What 10,000 steps a day will not do, however, is allow you to eat whatever you want and lose weight. 10,000 steps a day won’t even actually help you lose weight unless you change your diet (at which time it’s actually your diet that’s making you lose weight, not the steps). The 10,000 steps can help your heart if you make those steps brisk, but to get really true benefits from exercise, you have to either lift lots of weights or get your heart rate up for at least 30 minutes.

So, get those steps in. They won’t hurt you, but don’t think that walking 10,000 steps a day will replace a solid fitness plan. It just won’t.

Finding Victories

There are days when you’re hoping or expecting to make progress in one measurable metric or another (like weighing yourself on the scale, or measuring your waist) and you don’t see the results you were looking for. This is disheartening, and makes you question yourself, your dedication, the effort, and even the program itself. This is natural, and you’re not alone in this thinking. It’s also where your will, determination, and perseverance are tested. This is the moment that separates you from everyone else who tried and failed.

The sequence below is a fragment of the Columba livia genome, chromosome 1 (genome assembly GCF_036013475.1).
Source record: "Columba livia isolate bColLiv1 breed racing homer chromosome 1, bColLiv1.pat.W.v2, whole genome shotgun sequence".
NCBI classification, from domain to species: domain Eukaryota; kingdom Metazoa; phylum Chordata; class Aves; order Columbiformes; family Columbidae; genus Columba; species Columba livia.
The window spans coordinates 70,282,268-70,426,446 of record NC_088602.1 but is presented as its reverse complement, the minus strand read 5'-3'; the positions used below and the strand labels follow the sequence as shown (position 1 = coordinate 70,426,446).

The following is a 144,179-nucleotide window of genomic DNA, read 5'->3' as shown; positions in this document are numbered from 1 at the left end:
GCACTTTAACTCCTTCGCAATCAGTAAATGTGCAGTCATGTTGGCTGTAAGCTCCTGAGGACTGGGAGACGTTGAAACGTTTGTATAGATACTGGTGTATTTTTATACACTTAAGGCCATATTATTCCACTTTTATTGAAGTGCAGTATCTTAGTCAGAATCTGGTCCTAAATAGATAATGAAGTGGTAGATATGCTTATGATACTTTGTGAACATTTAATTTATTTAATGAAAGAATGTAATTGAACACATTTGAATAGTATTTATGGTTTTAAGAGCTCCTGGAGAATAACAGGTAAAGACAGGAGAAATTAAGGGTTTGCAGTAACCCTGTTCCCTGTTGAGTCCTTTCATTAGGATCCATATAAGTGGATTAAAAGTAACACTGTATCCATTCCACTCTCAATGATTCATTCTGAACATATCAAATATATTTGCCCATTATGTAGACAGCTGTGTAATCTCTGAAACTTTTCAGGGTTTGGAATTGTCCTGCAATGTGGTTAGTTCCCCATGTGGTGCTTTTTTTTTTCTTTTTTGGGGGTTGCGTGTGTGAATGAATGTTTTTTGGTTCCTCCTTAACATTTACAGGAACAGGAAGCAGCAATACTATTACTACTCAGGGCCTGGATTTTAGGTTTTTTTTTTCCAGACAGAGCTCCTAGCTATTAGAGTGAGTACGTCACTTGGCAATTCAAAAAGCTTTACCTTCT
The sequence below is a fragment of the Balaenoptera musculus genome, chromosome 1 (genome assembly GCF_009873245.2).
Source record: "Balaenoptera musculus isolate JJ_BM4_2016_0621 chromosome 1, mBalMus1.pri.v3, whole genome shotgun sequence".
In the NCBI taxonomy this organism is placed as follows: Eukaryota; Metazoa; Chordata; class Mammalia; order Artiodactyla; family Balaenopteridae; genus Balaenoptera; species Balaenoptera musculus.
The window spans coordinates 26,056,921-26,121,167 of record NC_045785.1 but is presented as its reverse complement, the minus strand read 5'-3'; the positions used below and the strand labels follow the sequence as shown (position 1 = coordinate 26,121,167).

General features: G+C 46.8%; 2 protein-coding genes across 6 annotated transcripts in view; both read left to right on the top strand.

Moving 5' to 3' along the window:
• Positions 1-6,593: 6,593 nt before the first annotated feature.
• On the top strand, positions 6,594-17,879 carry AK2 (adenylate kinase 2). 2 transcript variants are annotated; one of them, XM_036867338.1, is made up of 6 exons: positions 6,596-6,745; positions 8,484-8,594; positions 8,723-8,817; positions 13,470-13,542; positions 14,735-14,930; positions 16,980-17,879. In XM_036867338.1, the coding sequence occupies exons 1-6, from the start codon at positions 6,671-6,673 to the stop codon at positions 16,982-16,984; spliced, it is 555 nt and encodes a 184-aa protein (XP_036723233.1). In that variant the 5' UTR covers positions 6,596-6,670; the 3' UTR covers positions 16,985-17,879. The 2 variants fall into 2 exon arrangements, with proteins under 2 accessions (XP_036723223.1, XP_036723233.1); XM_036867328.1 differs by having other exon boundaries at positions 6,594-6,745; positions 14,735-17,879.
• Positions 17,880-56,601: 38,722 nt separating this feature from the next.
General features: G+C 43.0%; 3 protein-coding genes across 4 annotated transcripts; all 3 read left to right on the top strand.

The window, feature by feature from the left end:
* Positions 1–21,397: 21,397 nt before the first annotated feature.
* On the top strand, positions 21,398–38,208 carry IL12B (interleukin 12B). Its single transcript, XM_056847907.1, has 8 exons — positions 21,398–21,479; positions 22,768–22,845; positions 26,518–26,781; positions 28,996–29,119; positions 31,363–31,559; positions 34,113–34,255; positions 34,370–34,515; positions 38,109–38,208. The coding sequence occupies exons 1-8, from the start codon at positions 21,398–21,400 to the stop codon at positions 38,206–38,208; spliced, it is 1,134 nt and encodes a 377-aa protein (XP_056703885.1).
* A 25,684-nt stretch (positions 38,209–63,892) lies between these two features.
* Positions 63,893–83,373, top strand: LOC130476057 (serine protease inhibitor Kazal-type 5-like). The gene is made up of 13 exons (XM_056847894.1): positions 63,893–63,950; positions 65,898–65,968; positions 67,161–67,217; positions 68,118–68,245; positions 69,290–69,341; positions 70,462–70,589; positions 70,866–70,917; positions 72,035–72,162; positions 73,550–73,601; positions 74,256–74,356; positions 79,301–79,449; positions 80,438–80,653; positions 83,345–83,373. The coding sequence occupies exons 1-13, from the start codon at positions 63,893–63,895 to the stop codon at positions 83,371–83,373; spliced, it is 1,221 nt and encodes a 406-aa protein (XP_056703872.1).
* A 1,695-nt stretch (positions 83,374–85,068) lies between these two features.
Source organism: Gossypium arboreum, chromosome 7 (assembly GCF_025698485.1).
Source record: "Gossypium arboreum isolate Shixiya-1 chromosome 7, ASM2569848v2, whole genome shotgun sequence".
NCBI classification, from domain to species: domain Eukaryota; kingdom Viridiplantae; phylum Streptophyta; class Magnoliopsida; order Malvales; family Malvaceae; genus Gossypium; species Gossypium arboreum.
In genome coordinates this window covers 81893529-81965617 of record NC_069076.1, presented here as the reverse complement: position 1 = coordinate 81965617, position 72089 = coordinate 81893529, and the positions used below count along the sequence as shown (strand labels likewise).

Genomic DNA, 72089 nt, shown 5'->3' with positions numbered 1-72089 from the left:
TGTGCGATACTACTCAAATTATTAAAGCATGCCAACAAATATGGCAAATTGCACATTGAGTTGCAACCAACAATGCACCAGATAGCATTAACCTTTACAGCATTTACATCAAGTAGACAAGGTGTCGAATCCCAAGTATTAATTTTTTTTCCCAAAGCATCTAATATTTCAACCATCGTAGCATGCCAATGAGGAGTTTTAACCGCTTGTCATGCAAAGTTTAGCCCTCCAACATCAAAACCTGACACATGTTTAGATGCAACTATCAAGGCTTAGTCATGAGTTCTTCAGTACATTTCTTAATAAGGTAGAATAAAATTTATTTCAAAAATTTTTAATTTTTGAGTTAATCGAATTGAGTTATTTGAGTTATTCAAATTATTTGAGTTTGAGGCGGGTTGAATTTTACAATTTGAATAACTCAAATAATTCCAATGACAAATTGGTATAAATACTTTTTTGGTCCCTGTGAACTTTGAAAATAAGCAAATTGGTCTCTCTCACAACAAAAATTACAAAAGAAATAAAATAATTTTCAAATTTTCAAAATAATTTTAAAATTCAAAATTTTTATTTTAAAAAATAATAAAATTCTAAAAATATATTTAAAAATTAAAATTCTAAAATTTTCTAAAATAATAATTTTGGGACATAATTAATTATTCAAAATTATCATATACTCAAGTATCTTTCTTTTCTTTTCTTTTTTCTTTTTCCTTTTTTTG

I find that if I don’t reach a goal in one area, I look to other areas to find victories. So I didn’t lose any weight? Well, at least my clothes all feel good. I didn’t lose any inches off my waist? Well, I’m eating better and I feel more mental clarity. My BMI is still unacceptable? That’s okay: I’m doing all the right things, and this is just a plateau. Plateaus are natural, and soon, I’ll be off of it.